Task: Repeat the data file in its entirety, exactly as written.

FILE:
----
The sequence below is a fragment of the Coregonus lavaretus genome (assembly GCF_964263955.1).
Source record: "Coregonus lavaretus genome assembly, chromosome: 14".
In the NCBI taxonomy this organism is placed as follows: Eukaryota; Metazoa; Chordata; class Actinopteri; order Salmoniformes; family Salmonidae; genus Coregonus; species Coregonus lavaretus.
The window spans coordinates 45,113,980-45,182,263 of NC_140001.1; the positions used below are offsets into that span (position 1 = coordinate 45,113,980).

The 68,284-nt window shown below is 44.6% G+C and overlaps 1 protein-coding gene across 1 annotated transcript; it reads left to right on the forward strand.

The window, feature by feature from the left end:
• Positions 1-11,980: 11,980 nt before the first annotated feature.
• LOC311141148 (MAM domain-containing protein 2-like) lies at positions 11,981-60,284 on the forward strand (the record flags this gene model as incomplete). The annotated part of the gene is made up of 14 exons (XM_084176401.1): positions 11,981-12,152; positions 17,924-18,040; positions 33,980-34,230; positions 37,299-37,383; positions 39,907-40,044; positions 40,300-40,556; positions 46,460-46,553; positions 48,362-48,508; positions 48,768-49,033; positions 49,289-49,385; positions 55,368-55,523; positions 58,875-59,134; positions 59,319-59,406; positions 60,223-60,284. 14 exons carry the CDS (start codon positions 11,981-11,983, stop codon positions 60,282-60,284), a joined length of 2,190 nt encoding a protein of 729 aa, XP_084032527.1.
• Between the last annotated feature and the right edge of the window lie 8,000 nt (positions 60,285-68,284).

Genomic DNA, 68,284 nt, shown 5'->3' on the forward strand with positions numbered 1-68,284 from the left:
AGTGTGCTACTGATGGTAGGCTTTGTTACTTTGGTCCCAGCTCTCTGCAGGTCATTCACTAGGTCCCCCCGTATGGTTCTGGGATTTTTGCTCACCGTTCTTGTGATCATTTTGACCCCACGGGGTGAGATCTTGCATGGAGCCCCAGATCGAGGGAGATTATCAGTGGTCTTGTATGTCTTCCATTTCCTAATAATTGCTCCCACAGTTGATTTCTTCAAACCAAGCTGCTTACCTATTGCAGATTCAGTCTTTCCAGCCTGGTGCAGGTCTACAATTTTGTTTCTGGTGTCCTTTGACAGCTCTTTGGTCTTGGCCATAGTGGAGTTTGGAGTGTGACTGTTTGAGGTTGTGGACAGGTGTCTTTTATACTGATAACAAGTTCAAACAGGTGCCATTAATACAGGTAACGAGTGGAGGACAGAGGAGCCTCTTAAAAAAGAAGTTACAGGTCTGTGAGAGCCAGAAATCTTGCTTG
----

The sequence below is a fragment of the Coregonus lavaretus genome (assembly GCF_964263955.1).
Source record: "Coregonus lavaretus genome assembly, chromosome: 14".
In the NCBI taxonomy this organism is placed as follows: Eukaryota; Metazoa; Chordata; class Actinopteri; order Salmoniformes; family Salmonidae; genus Coregonus; species Coregonus lavaretus.
The window spans coordinates 45,113,980-45,182,263 of NC_140001.1; the positions used below are offsets into that span (position 1 = coordinate 45,113,980).

The 68,284-nt window shown below is 44.6% G+C and overlaps 1 protein-coding gene across 1 annotated transcript; it reads left to right on the forward strand.

The window, feature by feature from the left end:
• Positions 1-11,980: 11,980 nt before the first annotated feature.
• LOC311141148 (MAM domain-containing protein 2-like) lies at positions 11,981-60,284 on the forward strand (the record flags this gene model as incomplete). The annotated part of the gene is made up of 14 exons (XM_084176401.1): positions 11,981-12,152; positions 17,924-18,040; positions 33,980-34,230; positions 37,299-37,383; positions 39,907-40,044; positions 40,300-40,556; positions 46,460-46,553; positions 48,362-48,508; positions 48,768-49,033; positions 49,289-49,385; positions 55,368-55,523; positions 58,875-59,134; positions 59,319-59,406; positions 60,223-60,284. 14 exons carry the CDS (start codon positions 11,981-11,983, stop codon positions 60,282-60,284), a joined length of 2,190 nt encoding a protein of 729 aa, XP_084032527.1.
• Between the last annotated feature and the right edge of the window lie 8,000 nt (positions 60,285-68,284).

Genomic DNA, 68,284 nt, shown 5'->3' on the forward strand with positions numbered 1-68,284 from the left:
AGTGTGCTACTGATGGTAGGCTTTGTTACTTTGGTCCCAGCTCTCTGCAGGTCATTCACTAGGTCCCCCCGTATGGTTCTGGGATTTTTGCTCACCGTTCTTGTGATCATTTTGACCCCACGGGGTGAGATCTTGCATGGAGCCCCAGATCGAGGGAGATTATCAGTGGTCTTGTATGTCTTCCATTTCCTAATAATTGCTCCCACAGTTGATTTCTTCAAACCAAGCTGCTTACCTATTGCAGATTCAGTCTTTCCAGCCTGGTGCAGGTCTACAATTTTGTTTCTGGTGTCCTTTGACAGCTCTTTGGTCTTGGCCATAGTGGAGTTTGGAGTGTGACTGTTTGAGGTTGTGGACAGGTGTCTTTTATACTGATAACAAGTTCAAACAGGTGCCATTAATACAGGTAACGAGTGGAGGACAGAGGAGCCTCTTAAAAAAGAAGTTACAGGTCTGTGAGAGCCAGAAATCTTGCTTG